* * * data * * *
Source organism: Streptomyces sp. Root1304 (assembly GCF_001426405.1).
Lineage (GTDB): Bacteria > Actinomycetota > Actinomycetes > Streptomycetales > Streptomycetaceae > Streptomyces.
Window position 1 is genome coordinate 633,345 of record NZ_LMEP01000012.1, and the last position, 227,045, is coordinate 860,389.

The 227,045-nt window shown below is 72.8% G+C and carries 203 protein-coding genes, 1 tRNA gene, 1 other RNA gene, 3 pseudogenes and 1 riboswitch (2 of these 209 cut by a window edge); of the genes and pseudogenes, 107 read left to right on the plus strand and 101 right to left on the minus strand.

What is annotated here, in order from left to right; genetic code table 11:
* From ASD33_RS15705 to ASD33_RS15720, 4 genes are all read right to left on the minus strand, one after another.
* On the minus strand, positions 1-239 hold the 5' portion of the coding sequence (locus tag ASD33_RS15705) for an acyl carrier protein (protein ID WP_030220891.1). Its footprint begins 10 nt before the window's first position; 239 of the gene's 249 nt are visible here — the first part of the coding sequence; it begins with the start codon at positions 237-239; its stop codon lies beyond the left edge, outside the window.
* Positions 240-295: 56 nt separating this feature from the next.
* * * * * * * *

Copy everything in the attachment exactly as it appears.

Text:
Source organism: Streptomyces sp. Root1304 (assembly GCF_001426405.1).
Lineage (GTDB): Bacteria > Actinomycetota > Actinomycetes > Streptomycetales > Streptomycetaceae > Streptomyces.
Window position 1 is genome coordinate 633,345 of record NZ_LMEP01000012.1, and the last position, 227,045, is coordinate 860,389.

The 227,045-nt window shown below is 72.8% G+C and carries 203 protein-coding genes, 1 tRNA gene, 1 other RNA gene, 3 pseudogenes and 1 riboswitch (2 of these 209 cut by a window edge); of the genes and pseudogenes, 107 read left to right on the plus strand and 101 right to left on the minus strand.

What is annotated here, in order from left to right; genetic code table 11:
* From ASD33_RS15705 to ASD33_RS15720, 4 genes are all read right to left on the minus strand, one after another.
* On the minus strand, positions 1-239 hold the 5' portion of the coding sequence (locus tag ASD33_RS15705) for an acyl carrier protein (protein ID WP_030220891.1). Its footprint begins 10 nt before the window's first position; 239 of the gene's 249 nt are visible here — the first part of the coding sequence; it begins with the start codon at positions 237-239; its stop codon lies beyond the left edge, outside the window.
* Positions 240-295: 56 nt separating this feature from the next.